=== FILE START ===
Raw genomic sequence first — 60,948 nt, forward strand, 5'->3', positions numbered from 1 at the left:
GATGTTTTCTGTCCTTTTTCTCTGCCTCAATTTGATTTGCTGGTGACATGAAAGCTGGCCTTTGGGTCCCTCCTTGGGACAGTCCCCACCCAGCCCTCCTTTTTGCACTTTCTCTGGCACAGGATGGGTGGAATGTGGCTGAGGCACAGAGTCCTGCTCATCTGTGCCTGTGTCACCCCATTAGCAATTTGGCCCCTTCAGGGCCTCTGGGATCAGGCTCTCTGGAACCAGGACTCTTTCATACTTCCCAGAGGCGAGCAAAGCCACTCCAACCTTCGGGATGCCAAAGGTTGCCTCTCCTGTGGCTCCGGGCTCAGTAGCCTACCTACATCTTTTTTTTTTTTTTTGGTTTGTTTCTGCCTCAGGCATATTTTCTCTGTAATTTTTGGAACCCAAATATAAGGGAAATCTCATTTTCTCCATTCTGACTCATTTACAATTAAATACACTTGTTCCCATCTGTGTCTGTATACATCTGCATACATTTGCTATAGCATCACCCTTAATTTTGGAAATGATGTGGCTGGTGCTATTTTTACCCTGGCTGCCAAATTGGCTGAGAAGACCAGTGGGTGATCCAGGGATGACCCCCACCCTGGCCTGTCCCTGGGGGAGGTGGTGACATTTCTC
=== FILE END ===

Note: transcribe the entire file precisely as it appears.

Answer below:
Raw genomic sequence first — 60,948 nt, forward strand, 5'->3', positions numbered from 1 at the left:
GATGTTTTCTGTCCTTTTTCTCTGCCTCAATTTGATTTGCTGGTGACATGAAAGCTGGCCTTTGGGTCCCTCCTTGGGACAGTCCCCACCCAGCCCTCCTTTTTGCACTTTCTCTGGCACAGGATGGGTGGAATGTGGCTGAGGCACAGAGTCCTGCTCATCTGTGCCTGTGTCACCCCATTAGCAATTTGGCCCCTTCAGGGCCTCTGGGATCAGGCTCTCTGGAACCAGGACTCTTTCATACTTCCCAGAGGCGAGCAAAGCCACTCCAACCTTCGGGATGCCAAAGGTTGCCTCTCCTGTGGCTCCGGGCTCAGTAGCCTACCTACATCTTTTTTTTTTTTTTTGGTTTGTTTCTGCCTCAGGCATATTTTCTCTGTAATTTTTGGAACCCAAATATAAGGGAAATCTCATTTTCTCCATTCTGACTCATTTACAATTAAATACACTTGTTCCCATCTGTGTCTGTATACATCTGCATACATTTGCTATAGCATCACCCTTAATTTTGGAAATGATGTGGCTGGTGCTATTTTTACCCTGGCTGCCAAATTGGCTGAGAAGACCAGTGGGTGATCCAGGGATGACCCCCACCCTGGCCTGTCCCTGGGGGAGGTGGTGACATTTCTC